First-time buyers still think owning home is a smart financial move

Posted by Emily Ray-Porter Group on Tuesday, November 9th, 2010 at 10:39am.

Tuesday, November 9, 2010
By STEVE BROWN l The Dallas Morning News

NEW ORLEANS-Despite the housing crash, most American homebuyers still think they are making a smart financial move.  But recent homebuyers have become a tad more conservative in what they buy and how long they plan to stay in their new homes.

"Not surprising, the median price is down a little bit and so is the median size of homes purchased," said Paul Bishop, research vice president for the National Association of Realtors. "Eighty-five percent of homeowners say their purchase of a home is still a good finance investment, and nearly half think the investment is better than stocks."

Buyers are planning to stay put longer, another reflection of today's slower-paced home market.

"The tenure of home ownership has increased in the last few years," Bishop said.

First-time owners now say they want to own their homes for a decade, and repeat buyers are aiming for 15 years.

The Realtors surveyed thousands of homebuyers across the country who purchased a house between summer 2009 and mid-2010. The results were released at their conference this weekend in New Orleans.

Lower home prices and interest rates appear to be luring some consumers into the housing market.

About 30 percent of buyers polled said they made the purchase because they thought the timing was right to get an affordable home.

And there were a record number of first-time home buyers – totaling 50 percent of all purchases. That's up from 36 percent in 2006, the Realtors found. "The number of first-time buyers had been slowly trending up," Bishop said.

Almost 90 percent of homebuyers start with the Internet to find a new home. That's slightly more than the number of consumers who say a real estate agent is their top choice for home shopping.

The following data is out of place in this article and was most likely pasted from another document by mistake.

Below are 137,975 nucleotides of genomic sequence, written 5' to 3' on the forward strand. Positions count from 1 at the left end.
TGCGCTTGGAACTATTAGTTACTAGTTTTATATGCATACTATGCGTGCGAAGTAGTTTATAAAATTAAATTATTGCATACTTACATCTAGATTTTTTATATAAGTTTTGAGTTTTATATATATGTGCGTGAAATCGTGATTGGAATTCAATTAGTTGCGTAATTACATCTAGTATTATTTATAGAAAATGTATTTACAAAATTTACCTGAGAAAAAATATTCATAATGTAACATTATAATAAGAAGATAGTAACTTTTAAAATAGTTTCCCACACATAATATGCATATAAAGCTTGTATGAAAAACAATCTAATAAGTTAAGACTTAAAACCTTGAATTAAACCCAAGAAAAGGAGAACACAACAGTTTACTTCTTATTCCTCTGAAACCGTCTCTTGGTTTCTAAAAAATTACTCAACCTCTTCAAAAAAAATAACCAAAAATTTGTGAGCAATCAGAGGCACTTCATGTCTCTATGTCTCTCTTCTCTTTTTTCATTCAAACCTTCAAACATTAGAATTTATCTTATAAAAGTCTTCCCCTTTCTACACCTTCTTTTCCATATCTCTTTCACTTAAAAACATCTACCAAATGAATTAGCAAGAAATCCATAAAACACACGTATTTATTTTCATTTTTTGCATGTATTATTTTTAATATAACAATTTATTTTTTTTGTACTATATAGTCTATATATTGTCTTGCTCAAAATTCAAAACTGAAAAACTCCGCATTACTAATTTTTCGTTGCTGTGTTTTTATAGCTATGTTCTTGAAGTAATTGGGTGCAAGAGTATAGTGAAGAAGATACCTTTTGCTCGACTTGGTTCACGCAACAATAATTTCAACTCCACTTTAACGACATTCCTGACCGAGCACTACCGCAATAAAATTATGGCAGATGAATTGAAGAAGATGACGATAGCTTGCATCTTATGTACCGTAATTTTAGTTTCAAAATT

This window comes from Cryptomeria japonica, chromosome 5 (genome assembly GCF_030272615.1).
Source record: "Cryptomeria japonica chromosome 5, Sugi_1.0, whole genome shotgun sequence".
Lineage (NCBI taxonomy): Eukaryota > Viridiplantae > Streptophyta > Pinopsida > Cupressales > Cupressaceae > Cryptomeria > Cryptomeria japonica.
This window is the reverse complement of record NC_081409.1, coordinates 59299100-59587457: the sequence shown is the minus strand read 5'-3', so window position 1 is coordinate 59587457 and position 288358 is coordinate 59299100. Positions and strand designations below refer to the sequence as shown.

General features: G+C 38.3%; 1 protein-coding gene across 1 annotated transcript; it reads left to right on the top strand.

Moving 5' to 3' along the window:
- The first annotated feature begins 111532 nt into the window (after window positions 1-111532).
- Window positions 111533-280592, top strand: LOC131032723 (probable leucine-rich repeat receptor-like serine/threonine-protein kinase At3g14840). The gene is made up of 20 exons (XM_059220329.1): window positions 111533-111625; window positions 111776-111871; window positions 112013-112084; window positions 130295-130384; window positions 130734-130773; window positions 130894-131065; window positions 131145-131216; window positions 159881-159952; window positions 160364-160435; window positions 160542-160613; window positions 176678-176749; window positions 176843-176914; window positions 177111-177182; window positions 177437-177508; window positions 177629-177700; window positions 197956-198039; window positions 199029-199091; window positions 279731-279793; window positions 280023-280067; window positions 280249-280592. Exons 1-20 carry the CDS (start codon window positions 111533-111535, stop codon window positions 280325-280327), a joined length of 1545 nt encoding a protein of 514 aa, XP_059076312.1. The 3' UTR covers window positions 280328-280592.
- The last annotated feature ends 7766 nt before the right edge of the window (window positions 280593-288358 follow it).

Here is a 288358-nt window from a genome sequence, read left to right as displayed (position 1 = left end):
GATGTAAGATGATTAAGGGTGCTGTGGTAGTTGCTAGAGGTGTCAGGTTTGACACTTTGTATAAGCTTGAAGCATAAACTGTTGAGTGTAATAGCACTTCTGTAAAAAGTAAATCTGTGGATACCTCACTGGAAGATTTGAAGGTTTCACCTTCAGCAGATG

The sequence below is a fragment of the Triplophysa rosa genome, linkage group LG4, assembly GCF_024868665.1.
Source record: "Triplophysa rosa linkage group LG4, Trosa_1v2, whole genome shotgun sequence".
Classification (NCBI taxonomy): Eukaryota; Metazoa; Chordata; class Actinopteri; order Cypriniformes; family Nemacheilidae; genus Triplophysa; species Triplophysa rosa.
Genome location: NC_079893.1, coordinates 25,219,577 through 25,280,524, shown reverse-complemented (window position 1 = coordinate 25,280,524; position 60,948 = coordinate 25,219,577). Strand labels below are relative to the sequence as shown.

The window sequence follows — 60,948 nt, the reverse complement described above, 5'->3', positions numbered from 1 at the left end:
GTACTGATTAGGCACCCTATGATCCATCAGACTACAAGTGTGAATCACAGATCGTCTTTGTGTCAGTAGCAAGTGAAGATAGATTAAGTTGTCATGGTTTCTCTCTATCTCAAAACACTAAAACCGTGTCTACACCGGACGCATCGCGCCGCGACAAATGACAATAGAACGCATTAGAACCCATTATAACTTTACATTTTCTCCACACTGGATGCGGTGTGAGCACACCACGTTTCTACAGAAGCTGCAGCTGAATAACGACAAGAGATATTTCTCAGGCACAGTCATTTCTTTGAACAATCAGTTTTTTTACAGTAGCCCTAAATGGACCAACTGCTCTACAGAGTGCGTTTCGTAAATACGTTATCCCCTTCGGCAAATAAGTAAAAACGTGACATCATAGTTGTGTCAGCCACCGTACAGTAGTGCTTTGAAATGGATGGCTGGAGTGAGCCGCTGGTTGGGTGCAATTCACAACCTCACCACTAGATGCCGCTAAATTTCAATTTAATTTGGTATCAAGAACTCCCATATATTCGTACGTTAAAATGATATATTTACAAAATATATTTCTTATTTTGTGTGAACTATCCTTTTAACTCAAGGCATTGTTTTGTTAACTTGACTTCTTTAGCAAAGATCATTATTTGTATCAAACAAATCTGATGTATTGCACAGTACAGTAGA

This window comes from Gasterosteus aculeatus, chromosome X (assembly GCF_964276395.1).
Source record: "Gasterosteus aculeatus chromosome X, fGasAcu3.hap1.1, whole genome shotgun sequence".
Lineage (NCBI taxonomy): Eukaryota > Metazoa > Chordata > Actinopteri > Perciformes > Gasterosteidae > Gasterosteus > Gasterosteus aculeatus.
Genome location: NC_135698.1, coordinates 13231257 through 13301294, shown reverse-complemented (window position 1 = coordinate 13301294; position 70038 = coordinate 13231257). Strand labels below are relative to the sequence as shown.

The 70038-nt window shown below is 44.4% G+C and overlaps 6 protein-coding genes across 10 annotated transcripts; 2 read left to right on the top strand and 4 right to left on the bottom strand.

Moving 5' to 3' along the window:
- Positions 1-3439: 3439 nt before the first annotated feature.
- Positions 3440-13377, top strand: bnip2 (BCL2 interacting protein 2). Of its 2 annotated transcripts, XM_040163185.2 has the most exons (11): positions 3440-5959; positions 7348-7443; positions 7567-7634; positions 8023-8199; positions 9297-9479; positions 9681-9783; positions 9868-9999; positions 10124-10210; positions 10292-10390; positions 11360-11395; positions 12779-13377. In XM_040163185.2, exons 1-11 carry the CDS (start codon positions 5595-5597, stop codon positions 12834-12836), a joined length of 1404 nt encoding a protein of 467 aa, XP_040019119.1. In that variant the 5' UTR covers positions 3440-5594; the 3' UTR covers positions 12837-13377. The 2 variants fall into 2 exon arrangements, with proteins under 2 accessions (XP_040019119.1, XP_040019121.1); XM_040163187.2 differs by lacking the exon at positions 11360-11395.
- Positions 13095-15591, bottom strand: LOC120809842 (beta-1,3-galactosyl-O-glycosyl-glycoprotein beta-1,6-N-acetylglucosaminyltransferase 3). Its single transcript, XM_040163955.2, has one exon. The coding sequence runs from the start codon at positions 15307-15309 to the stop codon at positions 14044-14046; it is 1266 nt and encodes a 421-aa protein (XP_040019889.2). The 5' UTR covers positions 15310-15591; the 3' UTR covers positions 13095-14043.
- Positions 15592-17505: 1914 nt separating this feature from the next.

In 2003, only 71 percent of homebuyers said they shopped the Internet at all and only 42 percent said they did so frequently.

Buyers are also taking much longer to pull the trigger on a deal. During the last year, home purchasers looked for a dozen weeks on average. In 2001, the average time of a home search was seven weeks.

With almost 4 million homes for sale across the country, buyers say finding the right property is the toughest obstacle.

While housing data suggest that about a third of current home sales are distressed properties, only about 4 percent of recent buyers Realtors surveyed said they bought a foreclosed house. That's down from 10 percent in 2009.

The Realtor survey only looked at buyers who planned to occupy their homes, not investors.

Getting the money to finance that house is harder.

About 10 percent of recent buyers say they were rejected by lenders one or more times before finally arranging financing. And 40 percent said the loan process was tougher than they expected.

And sellers have to do more to unload their property.

More than half of sellers said they had to cut the price of their home to land a sale. More than 30 percent said they had to lower the price two or more times.

Forty-four percent of the recent sellers said they had to use some kind of incentive such as a home warranty or help with closing costs to land the deal.



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